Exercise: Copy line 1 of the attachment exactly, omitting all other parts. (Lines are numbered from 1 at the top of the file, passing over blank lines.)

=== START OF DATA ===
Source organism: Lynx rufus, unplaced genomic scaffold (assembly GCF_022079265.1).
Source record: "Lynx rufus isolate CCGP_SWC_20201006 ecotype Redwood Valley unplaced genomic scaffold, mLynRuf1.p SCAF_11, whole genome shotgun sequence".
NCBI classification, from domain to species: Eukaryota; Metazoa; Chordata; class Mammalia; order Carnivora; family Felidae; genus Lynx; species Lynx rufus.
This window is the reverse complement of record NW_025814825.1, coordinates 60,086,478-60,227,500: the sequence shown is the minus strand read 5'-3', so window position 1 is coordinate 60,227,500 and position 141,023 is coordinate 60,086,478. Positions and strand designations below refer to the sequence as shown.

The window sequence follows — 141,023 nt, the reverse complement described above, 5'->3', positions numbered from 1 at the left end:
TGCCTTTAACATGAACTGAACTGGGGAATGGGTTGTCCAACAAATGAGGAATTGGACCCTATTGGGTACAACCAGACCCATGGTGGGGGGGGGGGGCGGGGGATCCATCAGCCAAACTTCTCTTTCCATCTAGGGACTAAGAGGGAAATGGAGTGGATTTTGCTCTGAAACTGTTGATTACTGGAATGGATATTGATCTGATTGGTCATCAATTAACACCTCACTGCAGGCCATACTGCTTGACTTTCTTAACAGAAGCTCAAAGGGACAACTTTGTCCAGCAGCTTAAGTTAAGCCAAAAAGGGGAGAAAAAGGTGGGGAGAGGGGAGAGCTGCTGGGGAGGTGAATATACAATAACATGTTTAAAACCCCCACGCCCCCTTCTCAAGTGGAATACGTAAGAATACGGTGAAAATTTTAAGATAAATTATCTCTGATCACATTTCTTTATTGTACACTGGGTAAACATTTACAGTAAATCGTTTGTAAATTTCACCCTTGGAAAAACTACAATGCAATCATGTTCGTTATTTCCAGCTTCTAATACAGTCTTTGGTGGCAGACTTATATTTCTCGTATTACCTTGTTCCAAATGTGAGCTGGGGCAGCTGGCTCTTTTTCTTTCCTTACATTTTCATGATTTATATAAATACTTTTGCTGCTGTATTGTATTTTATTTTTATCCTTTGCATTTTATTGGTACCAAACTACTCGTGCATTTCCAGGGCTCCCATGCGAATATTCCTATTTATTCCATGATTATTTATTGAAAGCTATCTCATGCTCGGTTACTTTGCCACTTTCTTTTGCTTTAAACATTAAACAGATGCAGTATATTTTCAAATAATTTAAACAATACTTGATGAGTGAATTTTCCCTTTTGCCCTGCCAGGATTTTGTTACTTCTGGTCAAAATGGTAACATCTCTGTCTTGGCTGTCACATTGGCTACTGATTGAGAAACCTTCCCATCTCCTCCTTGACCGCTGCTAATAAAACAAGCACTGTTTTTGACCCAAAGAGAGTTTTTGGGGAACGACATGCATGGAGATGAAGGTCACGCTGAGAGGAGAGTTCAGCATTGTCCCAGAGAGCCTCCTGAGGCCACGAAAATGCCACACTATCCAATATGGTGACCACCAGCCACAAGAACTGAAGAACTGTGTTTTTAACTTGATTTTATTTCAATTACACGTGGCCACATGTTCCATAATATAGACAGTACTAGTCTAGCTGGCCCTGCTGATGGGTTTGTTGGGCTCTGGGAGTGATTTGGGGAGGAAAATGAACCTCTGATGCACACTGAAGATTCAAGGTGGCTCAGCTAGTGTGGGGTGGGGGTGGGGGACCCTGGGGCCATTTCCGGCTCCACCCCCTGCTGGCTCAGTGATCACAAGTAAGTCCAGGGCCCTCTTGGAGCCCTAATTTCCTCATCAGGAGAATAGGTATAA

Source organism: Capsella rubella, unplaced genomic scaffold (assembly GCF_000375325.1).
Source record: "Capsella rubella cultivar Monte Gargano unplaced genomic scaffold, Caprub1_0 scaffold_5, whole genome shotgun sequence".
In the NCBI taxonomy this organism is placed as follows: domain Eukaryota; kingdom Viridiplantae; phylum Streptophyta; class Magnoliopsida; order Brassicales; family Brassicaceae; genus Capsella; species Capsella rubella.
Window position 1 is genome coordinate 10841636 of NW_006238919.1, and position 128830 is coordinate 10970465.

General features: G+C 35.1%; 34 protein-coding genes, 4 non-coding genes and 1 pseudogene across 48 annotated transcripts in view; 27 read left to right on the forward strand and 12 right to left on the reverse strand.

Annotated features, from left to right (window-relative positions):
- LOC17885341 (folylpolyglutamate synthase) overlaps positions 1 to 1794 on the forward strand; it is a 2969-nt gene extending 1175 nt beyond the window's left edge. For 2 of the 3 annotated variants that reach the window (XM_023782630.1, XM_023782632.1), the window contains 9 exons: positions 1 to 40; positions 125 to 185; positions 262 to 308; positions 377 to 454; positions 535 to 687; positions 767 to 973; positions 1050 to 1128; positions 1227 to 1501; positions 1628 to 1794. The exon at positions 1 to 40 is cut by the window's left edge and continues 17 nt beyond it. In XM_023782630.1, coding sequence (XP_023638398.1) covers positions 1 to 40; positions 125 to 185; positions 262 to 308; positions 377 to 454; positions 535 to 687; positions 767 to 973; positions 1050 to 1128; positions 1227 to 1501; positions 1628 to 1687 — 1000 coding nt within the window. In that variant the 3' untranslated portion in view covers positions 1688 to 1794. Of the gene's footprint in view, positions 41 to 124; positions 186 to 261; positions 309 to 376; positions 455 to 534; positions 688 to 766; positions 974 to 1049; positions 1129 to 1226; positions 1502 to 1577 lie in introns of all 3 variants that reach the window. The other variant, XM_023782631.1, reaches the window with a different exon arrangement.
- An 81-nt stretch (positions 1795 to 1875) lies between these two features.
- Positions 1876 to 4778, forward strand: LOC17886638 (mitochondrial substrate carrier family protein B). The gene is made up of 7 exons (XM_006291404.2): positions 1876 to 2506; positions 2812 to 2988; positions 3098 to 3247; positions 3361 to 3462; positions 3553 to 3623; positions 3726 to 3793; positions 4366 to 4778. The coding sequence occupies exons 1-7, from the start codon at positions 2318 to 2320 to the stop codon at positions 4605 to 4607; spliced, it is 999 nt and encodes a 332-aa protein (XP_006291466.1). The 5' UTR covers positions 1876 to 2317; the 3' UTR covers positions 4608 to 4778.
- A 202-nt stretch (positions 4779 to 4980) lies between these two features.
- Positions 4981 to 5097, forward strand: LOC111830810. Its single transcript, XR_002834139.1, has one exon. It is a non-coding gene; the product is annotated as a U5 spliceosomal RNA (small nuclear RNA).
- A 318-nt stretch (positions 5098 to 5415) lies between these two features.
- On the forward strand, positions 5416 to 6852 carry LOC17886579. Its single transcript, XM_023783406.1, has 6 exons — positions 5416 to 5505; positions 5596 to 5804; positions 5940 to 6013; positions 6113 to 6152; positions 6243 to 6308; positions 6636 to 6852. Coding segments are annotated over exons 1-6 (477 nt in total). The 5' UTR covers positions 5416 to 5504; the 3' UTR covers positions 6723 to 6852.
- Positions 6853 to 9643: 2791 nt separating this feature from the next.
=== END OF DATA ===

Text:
Source organism: Lynx rufus, unplaced genomic scaffold (assembly GCF_022079265.1).